On April 8, 1911, Kamerlingh Onnes wrote in his laboratory journal, “The resistance of mercury is practically zero.” Fifty years later, the scientific community agreed that the word “practically” was definitely redundant.
It should be noted that the period of the late XIX century is a time when scientists were actively engaged in the study of ultra-low temperatures. In 1877, oxygen was cooled to a liquid state, in 1883, nitrogen was liquefied, and in 1898, liquid hydrogen was produced. Work with cooling and liquefaction was relevant at the time and scientists conducted many experiments with temperatures and physical states of the elements.
Heike Kamerlingh Onnes was a physicist and chemist from Holland. In 1893, when the scientist was 40 years old, he began researching the thermodynamic properties of liquids and gases over a wide range of pressures and temperatures. A year later, he founded Cryogenic Laboratory and engaged in improving cryogenic experimental methods, studying metals and liquids at low temperatures. In 1906, the scientist built an improved machine to liquefy hydrogen and in 1908, he managed to liquefy helium. He was able to cool helium to a temperature of 1 Kelvin, a record-low temperature. Since then, Kamerlingh Onnes used helium to study the properties of metals.
He also studied the dependence of the electrical resistance of metals on temperature. At that time, scientists believed that, in theory, as the temperature dropped, so should the resistance. The theory was based on what was already known: resistance increased as temperature increased. They assumed that if you did the opposite, the effect would be the same. Although there were theories that at ultra-low temperatures, the metal would stop conducting electricity altogether.
So, in 1911, Onnes experimented on cooling liquid helium with mercury. The scientist kept lowering the temperature while measuring the resistance of the mercury’s current flow. The goal was to bring the cooling temperature to the lowest temperature possible. Suddenly, the device that the scientist used to determine the resistance stopped working. It happened when the cooling temperature reached 4.2 Kelvin, which is about -270°C. Onnes replaced the devices, but they all continued to show zero resistance.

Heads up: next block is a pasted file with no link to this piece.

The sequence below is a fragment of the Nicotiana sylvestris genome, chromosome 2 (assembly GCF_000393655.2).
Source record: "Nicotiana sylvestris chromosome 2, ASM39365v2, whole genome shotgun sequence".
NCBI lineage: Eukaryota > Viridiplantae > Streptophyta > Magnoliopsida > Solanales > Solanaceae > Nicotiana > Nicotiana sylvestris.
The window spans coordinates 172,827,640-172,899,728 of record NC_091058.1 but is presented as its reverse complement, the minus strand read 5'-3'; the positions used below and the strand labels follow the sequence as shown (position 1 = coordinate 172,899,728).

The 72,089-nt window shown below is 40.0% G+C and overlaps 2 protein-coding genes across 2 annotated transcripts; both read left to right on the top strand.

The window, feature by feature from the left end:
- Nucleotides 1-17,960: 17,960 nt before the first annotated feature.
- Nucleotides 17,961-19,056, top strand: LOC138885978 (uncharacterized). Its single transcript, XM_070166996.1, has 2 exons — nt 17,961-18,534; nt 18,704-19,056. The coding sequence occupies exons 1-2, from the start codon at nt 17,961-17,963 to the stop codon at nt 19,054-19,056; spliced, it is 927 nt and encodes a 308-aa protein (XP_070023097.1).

For a scientist at the time, this was as unexpected as finding out now that it is possible to travel back in time at superspeed. Though perhaps one day it will be possible, too. So, on April 8, 1911, Kamerlingh Onnes wrote in a laboratory journal, “The resistance of mercury is practically zero.” Fifty years later, the scientific community agreed that the word “practically” was redundant and that Onnes’s instruments did indeed show a complete lack of resistance to the electric current of mercury wire cooled to 4.2 K.
The scientist called this effect “superconductivity,” and the temperature at which the material turns into a superconductor – “critical.”
Superconductors are still being sought now, as are their critical temperatures. Just this March, in the Science Advance journal, Western scientists reported the discovery of the anomalous conductivity of a uranium compound. And a month earlier, Russian scientists, together with their colleagues from China, created a new superconducting compound that remains superconducting even at room temperature in the presence of a certain pressure.
Superconductors can conduct current with virtually no losses. They are used in medicine, in the hadron collider, in high-speed trains, to achieve objects levitation, just to name a few examples. It is also believed that in the near future, high-temperature superconductivity will lead to a technical revolution in radioelectronics.